How To Best Use Your 15GB Of Free OneDrive Storage
The cloud storage scene has exploded recently, with dozens of providers offering you free storage for your files in the cloud. Why pay for more space when we’ve shown you how to max out your free storage with these services?
One contender, Microsoft OneDrive (which was recently re-branded from the old SkyDrive name) offered an attractive 7 GB to all users, much more than the popular Dropbox‘s 2 GB. Recently, Microsoft sweetened the deal and increased OneDrive’s minimum space to a whopping 15 GB for all users. That’s a lot of space!
If you’re wondering what to do with all of it, you’ve come to the right place. We’re going to look at some creative solutions, as well as some traditional methods to fill up all that space.
Set Up OneDrive
The first step to taking advantage of your free space is to make sure you’re actually using OneDrive. If you’re on Windows 8, OneDrive is already integrated into your system and you can manage your files easily with the OneDrive app . With the updated 8.1, OneDrive has even more of a presence . The only other requirement is to make sure that you have a Microsoft account; you probably signed up for one when you got your Windows 8 PC since Microsoft is pushing users to stop using local accounts .
If you’re on Windows 7, OneDrive isn’t a part of the operating system, so you’ll need to download the OneDrive desktop app and sign in to take advantage of it.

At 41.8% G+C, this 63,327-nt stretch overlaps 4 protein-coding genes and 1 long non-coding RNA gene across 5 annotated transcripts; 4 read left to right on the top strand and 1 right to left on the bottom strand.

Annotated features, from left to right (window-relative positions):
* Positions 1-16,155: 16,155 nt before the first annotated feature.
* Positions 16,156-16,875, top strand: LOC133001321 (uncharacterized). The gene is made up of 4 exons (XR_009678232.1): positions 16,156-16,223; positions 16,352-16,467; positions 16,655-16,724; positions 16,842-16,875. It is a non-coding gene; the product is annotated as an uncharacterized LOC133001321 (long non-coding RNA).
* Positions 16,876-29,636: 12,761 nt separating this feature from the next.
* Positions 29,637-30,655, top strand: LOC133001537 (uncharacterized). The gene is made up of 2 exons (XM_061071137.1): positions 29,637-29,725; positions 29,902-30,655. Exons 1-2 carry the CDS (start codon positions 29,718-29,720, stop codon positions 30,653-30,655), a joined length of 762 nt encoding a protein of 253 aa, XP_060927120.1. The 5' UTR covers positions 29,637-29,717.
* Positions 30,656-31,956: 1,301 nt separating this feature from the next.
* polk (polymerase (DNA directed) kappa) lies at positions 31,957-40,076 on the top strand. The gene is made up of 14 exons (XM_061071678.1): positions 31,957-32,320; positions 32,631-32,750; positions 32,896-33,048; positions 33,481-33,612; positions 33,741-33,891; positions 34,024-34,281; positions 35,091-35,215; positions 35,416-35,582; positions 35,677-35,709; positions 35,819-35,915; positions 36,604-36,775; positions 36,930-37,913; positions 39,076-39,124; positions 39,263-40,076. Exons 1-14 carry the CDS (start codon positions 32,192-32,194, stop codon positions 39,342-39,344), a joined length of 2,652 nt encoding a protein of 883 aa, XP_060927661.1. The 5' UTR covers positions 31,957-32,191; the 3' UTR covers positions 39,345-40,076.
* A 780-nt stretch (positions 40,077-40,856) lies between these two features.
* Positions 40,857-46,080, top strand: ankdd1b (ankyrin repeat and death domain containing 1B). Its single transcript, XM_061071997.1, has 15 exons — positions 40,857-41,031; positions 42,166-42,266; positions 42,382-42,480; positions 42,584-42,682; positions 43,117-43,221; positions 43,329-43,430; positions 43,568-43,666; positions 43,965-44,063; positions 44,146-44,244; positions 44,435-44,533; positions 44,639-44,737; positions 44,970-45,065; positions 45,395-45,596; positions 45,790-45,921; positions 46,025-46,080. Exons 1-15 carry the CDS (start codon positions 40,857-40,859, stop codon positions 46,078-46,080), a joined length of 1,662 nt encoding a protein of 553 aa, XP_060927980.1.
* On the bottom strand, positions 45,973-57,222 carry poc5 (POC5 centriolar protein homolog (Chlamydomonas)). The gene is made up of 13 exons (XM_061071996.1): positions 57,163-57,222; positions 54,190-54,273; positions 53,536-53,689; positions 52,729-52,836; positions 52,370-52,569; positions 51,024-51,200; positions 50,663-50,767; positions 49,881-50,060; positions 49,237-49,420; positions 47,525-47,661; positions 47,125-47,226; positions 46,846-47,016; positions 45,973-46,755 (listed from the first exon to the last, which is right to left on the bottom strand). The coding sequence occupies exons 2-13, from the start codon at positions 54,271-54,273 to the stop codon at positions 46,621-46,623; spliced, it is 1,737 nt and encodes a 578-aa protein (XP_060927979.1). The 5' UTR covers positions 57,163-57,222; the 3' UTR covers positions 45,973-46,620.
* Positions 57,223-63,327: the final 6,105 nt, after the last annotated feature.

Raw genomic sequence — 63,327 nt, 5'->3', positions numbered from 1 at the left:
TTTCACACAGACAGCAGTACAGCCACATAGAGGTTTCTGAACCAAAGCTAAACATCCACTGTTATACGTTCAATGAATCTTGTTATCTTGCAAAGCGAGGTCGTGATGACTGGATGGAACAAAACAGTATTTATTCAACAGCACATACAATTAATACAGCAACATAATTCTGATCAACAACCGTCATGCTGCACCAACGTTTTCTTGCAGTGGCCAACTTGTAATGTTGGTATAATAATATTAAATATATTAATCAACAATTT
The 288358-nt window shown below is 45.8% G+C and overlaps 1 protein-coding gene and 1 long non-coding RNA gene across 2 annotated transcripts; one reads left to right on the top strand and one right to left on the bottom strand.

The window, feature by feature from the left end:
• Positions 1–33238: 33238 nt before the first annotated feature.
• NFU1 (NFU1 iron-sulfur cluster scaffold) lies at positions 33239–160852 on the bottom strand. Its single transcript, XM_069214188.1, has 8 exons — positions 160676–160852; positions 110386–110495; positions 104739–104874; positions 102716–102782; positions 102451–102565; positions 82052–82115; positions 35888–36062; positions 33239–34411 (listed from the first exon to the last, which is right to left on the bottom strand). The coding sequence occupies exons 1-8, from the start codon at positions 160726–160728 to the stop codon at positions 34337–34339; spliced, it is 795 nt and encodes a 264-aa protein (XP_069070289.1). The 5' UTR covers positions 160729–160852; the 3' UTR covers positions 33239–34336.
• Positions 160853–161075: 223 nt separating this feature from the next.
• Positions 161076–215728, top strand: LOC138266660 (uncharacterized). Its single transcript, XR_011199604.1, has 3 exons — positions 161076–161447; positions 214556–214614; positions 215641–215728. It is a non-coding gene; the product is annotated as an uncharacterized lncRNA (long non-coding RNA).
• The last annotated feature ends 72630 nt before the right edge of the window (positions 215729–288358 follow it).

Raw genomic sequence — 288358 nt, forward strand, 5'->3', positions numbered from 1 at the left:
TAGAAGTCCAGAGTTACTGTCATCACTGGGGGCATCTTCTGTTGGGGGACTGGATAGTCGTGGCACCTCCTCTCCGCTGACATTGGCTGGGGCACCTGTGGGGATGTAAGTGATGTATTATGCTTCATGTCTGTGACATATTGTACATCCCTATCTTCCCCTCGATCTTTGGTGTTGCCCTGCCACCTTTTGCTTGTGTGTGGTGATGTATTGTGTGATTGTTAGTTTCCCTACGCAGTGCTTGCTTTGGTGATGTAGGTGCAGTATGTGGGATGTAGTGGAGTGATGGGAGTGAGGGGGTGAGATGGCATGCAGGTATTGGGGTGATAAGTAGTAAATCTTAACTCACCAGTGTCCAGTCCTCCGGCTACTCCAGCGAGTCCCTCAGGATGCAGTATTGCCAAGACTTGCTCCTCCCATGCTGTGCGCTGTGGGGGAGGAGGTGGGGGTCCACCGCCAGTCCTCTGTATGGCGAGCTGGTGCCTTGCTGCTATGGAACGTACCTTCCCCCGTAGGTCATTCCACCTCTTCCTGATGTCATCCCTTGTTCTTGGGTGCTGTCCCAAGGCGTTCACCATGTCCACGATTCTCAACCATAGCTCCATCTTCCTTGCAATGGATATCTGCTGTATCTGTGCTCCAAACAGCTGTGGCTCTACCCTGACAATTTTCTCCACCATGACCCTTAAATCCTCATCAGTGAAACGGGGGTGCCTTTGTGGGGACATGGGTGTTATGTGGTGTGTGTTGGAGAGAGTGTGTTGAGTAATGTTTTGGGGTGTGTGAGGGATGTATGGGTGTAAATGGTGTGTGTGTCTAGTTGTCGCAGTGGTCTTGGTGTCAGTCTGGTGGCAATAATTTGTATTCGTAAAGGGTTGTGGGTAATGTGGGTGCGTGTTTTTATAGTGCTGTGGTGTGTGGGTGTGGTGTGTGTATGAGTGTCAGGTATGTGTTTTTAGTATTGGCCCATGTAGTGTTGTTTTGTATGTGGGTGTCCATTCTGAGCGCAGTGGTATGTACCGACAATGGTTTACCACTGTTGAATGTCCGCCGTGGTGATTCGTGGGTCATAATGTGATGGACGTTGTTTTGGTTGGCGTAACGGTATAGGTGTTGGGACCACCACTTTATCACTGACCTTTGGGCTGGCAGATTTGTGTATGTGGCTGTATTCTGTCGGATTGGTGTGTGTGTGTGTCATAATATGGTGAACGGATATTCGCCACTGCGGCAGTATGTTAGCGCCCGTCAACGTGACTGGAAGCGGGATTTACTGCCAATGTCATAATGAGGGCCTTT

Once you’re all set up, you can open your OneDrive folder in Windows Explorer. It will be bare at first, but feel free to create new folders in there and start placing all types of files in it. If you use Microsoft Office (hopefully you’re using our guide ) then you’ll be prompted to save all of your documents, spreadsheets, and presentations in OneDrive, which is a good starting point.
What Can I Do With OneDrive?
Now that you have all this space to store files in the cloud, what exactly should you do with it? Before anything else, for Windows 8.1 users it’s a good idea to back up your PC’s personalization settings so you don’t have to apply a fresh coat of paint to any new computers.
Back Up PC Settings
To do this, open up the PC Settings app by searching for it through the Charms Bar. Under the OneDrive tab, expand Sync Settings and make sure that all the switches are enabled, linking them to your Microsoft account. Once you’ve gotten that out of the way, try out some OneDrive customization .
Enable Remote Access
One other awesome OneDrive feature you’ll want to set up is Remote Access. Head into your OneDrive settings by going to the notification area at the far right of your Taskbar; right-click on the cloud icon for OneDrive and choose Settings. As long as the Let me use OneDrive to fetch any of my files on this PC option selected, you’ll be able to sign into OneDrive on the web, browse your files, and download a local copy of anything on your computer, even if it isn’t in OneDrive!
For this to work, the target PC needs to be turned on and connected to the Internet with OneDrive running. It’s a great option for accessing your home computer’s files while at work or on-the-go, but for a computer you don’t leave on all the time, like a laptop, it might not be ideal. Also, for some reason you can’t fetch files that are on a PC running Windows 8.1, so keep that in mind.
Cloud storage can be used in so many cool ways that you could write a textbook on the subject. Here I won’t be redundant, but rather point you to some creative ways to fill up that space.
Saikat has laid out some creative uses for cloud storage , including sending Microsoft Word autosaves to the cloud and saving maps offline. He even wrote a sequel with yet more unique functions , including automatically saving your Gmail attachments to the cloud, or one of my personal favorites, keeping a huge wallpaper collection across devices.